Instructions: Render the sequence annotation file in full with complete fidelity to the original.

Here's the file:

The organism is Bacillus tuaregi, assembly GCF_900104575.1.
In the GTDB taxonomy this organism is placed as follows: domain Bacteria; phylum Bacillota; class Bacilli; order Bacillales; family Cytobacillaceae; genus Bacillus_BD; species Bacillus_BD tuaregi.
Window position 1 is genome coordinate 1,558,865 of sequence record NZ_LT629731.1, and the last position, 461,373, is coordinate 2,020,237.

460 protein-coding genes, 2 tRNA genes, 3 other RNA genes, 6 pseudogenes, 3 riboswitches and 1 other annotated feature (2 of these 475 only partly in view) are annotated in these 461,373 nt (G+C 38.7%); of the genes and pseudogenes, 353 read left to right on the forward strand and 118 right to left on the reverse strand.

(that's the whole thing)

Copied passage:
The organism is Bacillus tuaregi, assembly GCF_900104575.1.
In the GTDB taxonomy this organism is placed as follows: domain Bacteria; phylum Bacillota; class Bacilli; order Bacillales; family Cytobacillaceae; genus Bacillus_BD; species Bacillus_BD tuaregi.
Window position 1 is genome coordinate 1,558,865 of sequence record NZ_LT629731.1, and the last position, 461,373, is coordinate 2,020,237.

460 protein-coding genes, 2 tRNA genes, 3 other RNA genes, 6 pseudogenes, 3 riboswitches and 1 other annotated feature (2 of these 475 only partly in view) are annotated in these 461,373 nt (G+C 38.7%); of the genes and pseudogenes, 353 read left to right on the forward strand and 118 right to left on the reverse strand.